Published in The History of Parliament: the House of Commons 1790-1820, ed. R. Thorne, 1986
Available from Boydell and Brewer

Background Information

Right of Election:

in inhabitant householders

Number of voters:

about 200


(1801): 937


12 May 1794 HON. ROBERT STEWART vice Stephenson, deceased 
30 May 1796SIR LIONEL COPLEY, Bt.94
 Sir John Hadley D'Oyley, Bt.77
 Philip Metcalfe77
8 July 1802GEORGE SPENCER, Mq. of Blandford 
 Saville Hallifax 
 James Ramsay Cuthbert 
20 Aug. 1804 GEORGE WOODFORD THELLUSSON vice Blandford, appointed to office 
 John Nicholls88
 Jonathan Miles88
30 Jan. 1808 WILLIAM GORE LANGTON vice Wentworth, vacated his seat 
 Thomas Thornhill56
 James O'Callaghan55
19 June 1818HENRY VANE, Visct. Barnard 

Main Article

Tregony, ‘an inconsiderable village, without trade’, had a turbulent electoral history in this period. In 1788 Lord Falmouth, who had the principal interest, disposed of his property there to Sir Francis Basset*, who had challenged him in 1784 and had also bought up property in other hands. It was he who in June returned Hugh Seymour Conway*. Before the election of 1790 Basset sold out to the nabob Richard Barwell*, who sought to strengthen his position by buying property owned by Christopher Hawkins*. The latter, who had been prepared to oppose Basset’s pretensions, agreed to sell, with an ‘implied engagement’ that he would not interfere at Tregony as long as Barwell looked after the interests of Hawkins’s friends as well as his own. Barwell appointed as his agent Charles Rashleigh, attorney of St. Austell, who advised him that he must expect to pay £20 each to 160 voters (Falmouth had paid only 12 guineas each) and opined that Barwell should buy up more property (which he did) and try to reduce the number of voters.1

The Barwell interest survived a test in 1790, when Sir John Morshead,* knowing Barwell to be a friend of Pitt’s administration, attempted to oppose his nominees by putting up Sir John Frederick* and John Purling, who were to pay £3,250 each. This plan, which depended upon the local property of George Hunt, was frustrated when he was unable to ‘conciliate and unite the discordant and jealous interests’. Morshead alleged afterwards that one Turner, ‘a man of some influence in the borough ... [who] was engaged to assist in an opposition to Mr Barwell’s interest ... betrayed us to Charles Rashleigh’. Charles Carpenter, a local attorney, informed the Whig election managers:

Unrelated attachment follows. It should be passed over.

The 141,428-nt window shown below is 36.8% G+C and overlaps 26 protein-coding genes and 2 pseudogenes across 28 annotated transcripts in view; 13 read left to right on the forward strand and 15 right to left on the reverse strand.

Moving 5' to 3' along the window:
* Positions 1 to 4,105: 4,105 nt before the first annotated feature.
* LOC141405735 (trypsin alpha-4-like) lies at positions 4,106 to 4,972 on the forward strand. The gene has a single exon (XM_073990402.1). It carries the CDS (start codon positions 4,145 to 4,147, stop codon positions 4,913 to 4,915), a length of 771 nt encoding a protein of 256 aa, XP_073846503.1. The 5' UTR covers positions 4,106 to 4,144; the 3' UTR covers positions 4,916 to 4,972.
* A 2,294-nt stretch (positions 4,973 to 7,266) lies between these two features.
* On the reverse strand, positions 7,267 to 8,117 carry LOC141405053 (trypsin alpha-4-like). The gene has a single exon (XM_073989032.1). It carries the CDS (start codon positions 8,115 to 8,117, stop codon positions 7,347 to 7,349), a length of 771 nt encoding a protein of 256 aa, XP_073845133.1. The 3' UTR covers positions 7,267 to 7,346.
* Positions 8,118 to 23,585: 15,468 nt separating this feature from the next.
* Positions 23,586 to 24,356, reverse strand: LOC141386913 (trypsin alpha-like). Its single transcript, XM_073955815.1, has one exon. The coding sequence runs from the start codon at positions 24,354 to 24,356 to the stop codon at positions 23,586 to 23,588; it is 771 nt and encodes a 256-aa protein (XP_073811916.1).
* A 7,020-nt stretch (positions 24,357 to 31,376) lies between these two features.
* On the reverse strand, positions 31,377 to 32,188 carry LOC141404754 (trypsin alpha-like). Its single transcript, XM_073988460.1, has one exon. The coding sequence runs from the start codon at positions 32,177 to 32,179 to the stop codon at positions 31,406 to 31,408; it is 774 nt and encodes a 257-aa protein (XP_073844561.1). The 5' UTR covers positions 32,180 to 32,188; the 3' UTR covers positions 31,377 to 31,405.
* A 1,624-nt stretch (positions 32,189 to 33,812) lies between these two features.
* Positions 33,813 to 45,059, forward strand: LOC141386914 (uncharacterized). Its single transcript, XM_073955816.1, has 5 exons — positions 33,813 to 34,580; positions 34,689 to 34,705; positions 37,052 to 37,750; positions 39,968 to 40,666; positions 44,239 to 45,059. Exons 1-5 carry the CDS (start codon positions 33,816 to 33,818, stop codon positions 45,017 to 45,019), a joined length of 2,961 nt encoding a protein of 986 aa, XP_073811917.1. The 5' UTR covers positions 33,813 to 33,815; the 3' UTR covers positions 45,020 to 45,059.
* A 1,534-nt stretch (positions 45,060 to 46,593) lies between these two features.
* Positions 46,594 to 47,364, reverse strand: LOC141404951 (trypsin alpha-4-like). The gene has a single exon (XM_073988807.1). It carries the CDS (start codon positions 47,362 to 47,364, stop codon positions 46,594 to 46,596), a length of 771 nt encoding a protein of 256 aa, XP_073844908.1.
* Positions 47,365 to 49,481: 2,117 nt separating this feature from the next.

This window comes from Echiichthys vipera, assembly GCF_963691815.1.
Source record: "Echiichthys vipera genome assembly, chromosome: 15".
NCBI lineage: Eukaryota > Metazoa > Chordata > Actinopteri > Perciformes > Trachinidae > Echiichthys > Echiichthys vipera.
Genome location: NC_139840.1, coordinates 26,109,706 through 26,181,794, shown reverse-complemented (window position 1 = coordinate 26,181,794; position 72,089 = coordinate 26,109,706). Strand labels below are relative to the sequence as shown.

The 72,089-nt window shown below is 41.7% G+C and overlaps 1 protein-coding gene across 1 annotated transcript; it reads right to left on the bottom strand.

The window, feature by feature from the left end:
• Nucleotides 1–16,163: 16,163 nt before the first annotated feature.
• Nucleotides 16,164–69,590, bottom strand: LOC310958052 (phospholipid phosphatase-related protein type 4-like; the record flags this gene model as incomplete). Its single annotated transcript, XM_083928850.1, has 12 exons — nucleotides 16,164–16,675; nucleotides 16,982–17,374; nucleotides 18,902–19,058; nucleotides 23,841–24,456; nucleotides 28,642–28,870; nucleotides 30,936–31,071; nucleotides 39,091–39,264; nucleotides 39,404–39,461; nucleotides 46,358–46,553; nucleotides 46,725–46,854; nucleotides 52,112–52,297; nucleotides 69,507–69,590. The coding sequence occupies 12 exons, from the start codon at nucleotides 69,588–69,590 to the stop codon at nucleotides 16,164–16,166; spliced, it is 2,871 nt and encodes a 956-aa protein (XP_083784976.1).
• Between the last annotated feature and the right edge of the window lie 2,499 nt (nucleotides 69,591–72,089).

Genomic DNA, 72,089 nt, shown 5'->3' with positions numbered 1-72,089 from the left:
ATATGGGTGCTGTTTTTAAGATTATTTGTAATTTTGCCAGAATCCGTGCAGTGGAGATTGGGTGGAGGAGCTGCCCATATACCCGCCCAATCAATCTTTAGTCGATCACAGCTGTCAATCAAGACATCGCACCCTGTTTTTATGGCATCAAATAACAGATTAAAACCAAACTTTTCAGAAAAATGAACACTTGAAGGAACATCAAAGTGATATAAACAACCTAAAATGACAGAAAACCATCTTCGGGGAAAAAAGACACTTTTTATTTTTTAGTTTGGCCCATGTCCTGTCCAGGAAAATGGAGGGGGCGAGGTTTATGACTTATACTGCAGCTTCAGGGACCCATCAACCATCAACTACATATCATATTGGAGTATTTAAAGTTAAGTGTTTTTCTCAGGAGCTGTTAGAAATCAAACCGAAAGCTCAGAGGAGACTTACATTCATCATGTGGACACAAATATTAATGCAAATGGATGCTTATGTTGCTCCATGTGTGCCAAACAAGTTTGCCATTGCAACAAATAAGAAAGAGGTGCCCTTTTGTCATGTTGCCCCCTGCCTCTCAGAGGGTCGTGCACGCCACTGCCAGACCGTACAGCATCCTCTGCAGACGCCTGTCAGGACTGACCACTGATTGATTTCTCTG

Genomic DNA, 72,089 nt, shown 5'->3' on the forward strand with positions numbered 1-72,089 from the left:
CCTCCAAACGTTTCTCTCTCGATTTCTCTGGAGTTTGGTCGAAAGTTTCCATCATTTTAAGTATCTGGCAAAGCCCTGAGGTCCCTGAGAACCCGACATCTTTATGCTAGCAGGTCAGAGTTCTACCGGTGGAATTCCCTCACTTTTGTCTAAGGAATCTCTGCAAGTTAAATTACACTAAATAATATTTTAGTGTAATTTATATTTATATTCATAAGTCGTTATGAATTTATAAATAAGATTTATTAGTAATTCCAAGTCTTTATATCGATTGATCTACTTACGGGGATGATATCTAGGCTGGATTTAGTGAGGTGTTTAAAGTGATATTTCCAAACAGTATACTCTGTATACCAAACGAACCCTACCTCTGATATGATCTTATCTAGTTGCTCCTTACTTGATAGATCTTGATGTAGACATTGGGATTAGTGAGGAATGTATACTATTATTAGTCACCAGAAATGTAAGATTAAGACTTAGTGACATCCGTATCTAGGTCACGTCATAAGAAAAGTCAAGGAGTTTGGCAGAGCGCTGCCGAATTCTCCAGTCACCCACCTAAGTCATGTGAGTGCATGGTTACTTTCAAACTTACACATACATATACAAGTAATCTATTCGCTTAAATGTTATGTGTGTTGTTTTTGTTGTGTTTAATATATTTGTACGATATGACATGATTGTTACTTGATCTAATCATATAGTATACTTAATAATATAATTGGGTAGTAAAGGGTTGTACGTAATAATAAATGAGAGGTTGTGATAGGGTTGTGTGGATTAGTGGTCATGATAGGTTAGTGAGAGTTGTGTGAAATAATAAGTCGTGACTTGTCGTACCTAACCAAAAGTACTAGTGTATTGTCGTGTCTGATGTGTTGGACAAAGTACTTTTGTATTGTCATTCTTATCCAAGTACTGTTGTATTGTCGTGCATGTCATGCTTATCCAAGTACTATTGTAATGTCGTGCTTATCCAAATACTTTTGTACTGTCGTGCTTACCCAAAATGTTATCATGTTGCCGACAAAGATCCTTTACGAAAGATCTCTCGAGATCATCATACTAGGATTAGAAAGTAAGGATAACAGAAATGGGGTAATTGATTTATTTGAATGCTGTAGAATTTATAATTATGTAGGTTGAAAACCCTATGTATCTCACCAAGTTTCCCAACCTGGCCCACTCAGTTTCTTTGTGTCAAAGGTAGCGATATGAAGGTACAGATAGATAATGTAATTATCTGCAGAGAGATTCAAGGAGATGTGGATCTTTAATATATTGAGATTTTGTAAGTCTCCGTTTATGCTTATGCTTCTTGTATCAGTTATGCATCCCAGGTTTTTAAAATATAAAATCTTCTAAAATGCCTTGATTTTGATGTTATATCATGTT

Nothing less than a positive assurance from us to about 120 persons of their having at all events £20 apiece would ... have carried the election. Nine tenths at least of the electors are among the most wretched of mankind.2

He added that Barwell had evicted 12 tenants for promising their votes to opposition; subsequently Barwell went on to eject more tenants who were friends of Christopher Hawkins. This gave the latter a pretext for interfering, in alliance with Nicholas Middlecoat of the Queen’s Head inn, and the clergymen cousins Thomas Peter Gurney and Richard Gurney, who had grudges against Barwell. Middlecoat, whom Barwell had inherited as an on the spot agent from Sir Francis Basset,3 fell out with his sponsor Charles Rashleigh in 1792 over £450 which the latter claimed was due on Barwell’s account, and Rashleigh, who now regarded Middlecoat as a rascal, secured his dismissal and procured his arrest.4 Thereupon Middlecoat turned to Hawkins, whom he had clandestinely cultivated, and on the latter’s advice started an action against Barwell alleging bribery at the last election. This enabled Hawkins to step in as mediator: he paid Middlecoat’s debt and got him to drop the action, but, not wishing to arouse Barwell’s suspicions, he advised Middlecoat to overcome his temperamental dislike of ‘the chief of Dacca’, or ‘one of Hastings’s gang’, as Middlecoat labelled Barwell, and assured Rashleigh of his goodwill towards Barwell’s interest, which he further illustrated by not pressing the case of his ejected friends who had been distrained for rent arrears. Rashleigh became aware that Middlecoat was in league with Hawkins and in November 1793 resigned his agency, whereupon Barwell engaged Middlecoat, ‘under previous licence’ from Hawkins, who had taken Middlecoat into his employ, in Rashleigh’s place. The latter promised to give what help he could to Middlecoat, though he warned Barwell, who had already toyed with the idea of selling Tregony, of his fears that Middlecoat was a double agent.5